The transcripts of the Grand Jury testimonies about the shooting of unarmed teenager Michael Brown by Ferguson police officer Darren Wilson.

The autopsy itself, it is kind of layman's terms just for the general examination that occurs that I have for a case and it entails a lot of features depending on the circumstances, some things are not done or done, but in a complete sense of an autopsy, you do an external examination, which is looking at the external features of the body with the clothes on and then removed.

Once they are removed, you want to look at any type of identifying characteristic, any kind of scar, any type of wounds, any type of tattoos, anything that you can physically see on the body that may be an abnormality or be something different, that's the external portion of the examination.

That is then ultimately followed with an internal examination where you are actually assessing all of the organs, weighing the organs looking at the organs to see if you see any type of pathological or disease type changes, any type of injuries on the inside of the body.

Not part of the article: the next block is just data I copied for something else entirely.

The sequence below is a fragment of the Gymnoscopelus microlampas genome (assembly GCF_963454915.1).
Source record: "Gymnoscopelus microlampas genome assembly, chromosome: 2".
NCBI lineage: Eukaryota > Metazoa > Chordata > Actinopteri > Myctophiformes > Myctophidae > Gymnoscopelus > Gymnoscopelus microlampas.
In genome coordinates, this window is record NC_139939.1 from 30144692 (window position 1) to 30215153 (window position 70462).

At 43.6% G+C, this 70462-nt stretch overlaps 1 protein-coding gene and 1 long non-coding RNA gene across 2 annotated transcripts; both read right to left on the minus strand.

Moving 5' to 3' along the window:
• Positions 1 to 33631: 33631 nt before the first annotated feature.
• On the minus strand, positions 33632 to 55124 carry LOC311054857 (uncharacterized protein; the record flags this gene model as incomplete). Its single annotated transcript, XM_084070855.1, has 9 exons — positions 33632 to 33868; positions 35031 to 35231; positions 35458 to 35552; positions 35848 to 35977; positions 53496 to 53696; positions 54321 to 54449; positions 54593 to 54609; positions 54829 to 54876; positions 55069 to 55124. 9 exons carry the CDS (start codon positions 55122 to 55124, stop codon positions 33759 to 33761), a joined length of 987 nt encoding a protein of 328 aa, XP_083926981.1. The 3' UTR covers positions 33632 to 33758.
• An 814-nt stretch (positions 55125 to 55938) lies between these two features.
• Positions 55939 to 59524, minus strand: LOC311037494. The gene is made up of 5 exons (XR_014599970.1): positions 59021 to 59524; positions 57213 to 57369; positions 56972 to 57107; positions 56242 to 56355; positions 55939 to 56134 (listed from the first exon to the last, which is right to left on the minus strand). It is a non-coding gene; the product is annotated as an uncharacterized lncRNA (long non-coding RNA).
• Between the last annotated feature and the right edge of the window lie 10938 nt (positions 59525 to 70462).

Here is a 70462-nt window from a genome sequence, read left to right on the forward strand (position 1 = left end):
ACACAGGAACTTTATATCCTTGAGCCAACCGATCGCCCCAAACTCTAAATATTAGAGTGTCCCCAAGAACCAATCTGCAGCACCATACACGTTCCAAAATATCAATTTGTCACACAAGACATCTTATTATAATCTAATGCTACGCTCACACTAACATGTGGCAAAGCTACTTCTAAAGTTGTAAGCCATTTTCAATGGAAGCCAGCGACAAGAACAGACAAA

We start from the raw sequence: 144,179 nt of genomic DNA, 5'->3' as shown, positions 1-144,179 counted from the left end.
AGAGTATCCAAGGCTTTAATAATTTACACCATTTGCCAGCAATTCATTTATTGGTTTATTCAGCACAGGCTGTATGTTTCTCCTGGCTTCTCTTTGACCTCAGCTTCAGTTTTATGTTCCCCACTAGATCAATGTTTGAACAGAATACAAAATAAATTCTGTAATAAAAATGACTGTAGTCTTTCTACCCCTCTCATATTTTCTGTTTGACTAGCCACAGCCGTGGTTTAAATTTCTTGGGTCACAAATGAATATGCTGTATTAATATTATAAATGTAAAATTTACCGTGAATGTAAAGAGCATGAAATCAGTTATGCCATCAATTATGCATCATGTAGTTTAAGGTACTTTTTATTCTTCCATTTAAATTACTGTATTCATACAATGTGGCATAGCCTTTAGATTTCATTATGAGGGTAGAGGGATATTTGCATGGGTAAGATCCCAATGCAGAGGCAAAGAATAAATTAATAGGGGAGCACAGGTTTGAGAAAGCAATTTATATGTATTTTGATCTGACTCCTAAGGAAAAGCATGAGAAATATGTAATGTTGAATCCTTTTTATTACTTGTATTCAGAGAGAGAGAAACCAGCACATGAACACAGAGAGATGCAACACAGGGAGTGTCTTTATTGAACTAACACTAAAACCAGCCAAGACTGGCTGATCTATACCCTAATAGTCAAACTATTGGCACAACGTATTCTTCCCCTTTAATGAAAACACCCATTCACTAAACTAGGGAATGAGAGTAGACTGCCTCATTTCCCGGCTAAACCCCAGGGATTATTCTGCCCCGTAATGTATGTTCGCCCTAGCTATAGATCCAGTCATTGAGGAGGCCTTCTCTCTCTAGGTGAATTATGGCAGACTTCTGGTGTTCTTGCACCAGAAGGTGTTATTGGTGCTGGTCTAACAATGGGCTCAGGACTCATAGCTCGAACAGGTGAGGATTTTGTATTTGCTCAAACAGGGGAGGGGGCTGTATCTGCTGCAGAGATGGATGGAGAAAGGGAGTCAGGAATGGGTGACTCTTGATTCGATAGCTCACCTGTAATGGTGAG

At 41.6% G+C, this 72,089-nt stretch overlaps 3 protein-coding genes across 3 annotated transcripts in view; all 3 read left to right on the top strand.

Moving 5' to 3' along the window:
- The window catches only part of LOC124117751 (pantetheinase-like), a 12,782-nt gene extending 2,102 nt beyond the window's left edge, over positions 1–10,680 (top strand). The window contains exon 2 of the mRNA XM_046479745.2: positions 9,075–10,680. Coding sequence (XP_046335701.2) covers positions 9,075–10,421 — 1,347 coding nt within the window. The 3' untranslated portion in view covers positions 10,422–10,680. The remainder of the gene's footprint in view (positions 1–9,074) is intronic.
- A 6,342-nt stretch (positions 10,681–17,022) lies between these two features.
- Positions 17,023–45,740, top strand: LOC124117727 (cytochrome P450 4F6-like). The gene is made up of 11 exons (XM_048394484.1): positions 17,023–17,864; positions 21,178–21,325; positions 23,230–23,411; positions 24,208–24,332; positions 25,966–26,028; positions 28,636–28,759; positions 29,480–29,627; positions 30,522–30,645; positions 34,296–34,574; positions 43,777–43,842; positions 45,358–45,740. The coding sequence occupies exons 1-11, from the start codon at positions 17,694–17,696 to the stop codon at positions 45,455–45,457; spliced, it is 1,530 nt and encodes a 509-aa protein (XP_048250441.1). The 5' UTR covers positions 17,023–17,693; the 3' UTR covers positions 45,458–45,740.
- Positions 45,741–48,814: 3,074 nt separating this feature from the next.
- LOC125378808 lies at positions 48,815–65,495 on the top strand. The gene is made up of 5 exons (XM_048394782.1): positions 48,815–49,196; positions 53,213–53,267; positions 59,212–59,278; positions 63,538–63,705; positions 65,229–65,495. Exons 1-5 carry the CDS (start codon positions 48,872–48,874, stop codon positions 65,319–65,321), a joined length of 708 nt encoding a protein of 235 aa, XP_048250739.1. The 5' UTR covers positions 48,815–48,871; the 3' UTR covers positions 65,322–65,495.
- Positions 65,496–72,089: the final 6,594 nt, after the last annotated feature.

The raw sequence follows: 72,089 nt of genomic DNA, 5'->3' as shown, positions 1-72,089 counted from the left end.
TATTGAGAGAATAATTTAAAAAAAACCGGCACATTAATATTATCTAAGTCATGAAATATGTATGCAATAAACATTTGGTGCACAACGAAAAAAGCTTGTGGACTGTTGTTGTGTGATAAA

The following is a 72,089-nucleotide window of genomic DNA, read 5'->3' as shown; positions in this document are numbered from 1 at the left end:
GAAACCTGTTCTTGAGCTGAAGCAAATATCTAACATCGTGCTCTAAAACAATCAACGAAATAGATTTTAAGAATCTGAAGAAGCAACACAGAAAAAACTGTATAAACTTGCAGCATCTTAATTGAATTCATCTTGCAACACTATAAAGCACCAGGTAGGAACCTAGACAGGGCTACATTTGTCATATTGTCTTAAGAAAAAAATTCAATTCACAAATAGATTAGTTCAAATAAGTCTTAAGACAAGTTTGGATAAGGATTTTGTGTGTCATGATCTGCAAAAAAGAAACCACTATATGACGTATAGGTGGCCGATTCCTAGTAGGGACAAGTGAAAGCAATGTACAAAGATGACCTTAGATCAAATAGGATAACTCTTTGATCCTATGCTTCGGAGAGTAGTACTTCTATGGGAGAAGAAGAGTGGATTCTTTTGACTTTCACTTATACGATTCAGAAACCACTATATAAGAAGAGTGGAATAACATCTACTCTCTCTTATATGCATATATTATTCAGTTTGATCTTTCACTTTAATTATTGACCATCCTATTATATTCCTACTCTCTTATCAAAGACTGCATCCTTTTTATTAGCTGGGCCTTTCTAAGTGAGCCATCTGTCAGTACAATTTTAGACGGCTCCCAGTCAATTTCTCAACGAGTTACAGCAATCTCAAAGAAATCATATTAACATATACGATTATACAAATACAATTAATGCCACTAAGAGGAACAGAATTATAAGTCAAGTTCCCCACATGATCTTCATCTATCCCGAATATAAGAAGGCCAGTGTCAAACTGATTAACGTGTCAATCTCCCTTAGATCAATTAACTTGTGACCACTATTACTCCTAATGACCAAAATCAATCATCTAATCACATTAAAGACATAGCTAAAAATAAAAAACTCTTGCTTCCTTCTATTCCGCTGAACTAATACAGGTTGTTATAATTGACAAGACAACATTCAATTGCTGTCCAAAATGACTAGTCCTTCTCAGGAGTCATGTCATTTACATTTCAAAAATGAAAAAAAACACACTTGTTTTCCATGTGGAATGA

In terms of different ancillary studies that would be things that are in addition to external, as well as the internal examination we do toxicology, that's taking fluids from the body just in a general sense, blood, urine, fluid from the

(listen) eyes where that fluid is tested to see if there is any type of drugs, any type of toxins within the body.

The body is x-rayed some time to look for any type of fracture, in homicide to see if there is any type of projectiles within the body or any type of knives or things of that nature.

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